Home on the Range
A Culinary History of the American West
by Cathy Luchetti, Villard Books, 238 pages.
Luchetti has drawn from letters, diaries, travelers’ accounts, and cookbooks to produce her culinary history, and although her writing is uneven, her subject is endlessly fascinating. Her scope is broader than her title and subtitle suggest; in addition to cowboy fare, she describes the food aboard immigrant ships, in the Army, on farms, in towns, at church suppers. She touches on Native American, Spanish-American, and African-American cooking, and she includes recipes for invalids and antidotes to poisoning.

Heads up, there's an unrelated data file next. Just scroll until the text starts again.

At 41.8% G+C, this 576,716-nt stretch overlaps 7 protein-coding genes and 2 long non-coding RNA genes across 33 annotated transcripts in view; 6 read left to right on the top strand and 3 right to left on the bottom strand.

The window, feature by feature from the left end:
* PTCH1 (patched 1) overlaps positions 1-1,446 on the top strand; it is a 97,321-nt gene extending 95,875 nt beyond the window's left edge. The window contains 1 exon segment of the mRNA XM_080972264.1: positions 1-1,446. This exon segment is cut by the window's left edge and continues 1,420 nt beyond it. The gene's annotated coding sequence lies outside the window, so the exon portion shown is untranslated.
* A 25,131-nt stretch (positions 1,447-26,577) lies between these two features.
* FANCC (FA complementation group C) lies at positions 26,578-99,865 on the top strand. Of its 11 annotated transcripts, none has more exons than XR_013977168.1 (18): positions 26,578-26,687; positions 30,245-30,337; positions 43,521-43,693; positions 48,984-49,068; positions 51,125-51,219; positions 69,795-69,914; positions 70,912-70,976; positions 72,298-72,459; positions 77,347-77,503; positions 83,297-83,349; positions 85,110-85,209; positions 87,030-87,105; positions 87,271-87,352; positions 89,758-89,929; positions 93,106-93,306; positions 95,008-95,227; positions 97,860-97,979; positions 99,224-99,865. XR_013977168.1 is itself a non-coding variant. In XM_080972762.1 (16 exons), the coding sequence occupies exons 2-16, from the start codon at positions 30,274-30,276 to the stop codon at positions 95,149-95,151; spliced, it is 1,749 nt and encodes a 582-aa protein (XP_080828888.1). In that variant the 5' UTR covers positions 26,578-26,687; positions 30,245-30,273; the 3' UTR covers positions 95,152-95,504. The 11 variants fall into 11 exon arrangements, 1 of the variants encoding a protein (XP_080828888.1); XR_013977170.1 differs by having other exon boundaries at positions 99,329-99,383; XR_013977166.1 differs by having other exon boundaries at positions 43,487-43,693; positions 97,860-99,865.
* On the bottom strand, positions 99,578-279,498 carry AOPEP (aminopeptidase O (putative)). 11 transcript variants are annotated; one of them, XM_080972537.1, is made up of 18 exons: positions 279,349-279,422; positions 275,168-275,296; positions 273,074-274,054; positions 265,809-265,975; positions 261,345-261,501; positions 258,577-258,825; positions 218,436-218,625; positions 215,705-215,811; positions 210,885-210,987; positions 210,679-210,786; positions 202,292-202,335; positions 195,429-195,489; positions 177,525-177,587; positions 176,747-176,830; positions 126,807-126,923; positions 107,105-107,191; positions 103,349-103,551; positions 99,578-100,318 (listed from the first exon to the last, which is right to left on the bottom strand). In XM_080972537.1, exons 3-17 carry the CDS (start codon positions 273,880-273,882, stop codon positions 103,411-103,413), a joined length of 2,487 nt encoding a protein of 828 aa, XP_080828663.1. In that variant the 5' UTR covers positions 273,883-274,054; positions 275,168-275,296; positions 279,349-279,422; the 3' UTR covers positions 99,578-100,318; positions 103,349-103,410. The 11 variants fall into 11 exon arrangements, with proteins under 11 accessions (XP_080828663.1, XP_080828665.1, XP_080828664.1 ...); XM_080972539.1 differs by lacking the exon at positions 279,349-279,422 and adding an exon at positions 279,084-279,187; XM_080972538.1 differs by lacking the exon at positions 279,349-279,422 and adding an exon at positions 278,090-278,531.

Most of the recipes are intended to be read rather than followed: To make coffei for one hundred Army men, “Take five pounds of roasted coffee, grind, and mix with six eggs. …” For barbecued squirrel, “Put some slices of fat bacon in an oven. Lay the squirrels on them and lay two slices of bacon on top.” The photographs—of cooks, kitchens, restaurants, picnics, campfires, barbecues—make a pleasant accompaniment to the rest of the meal.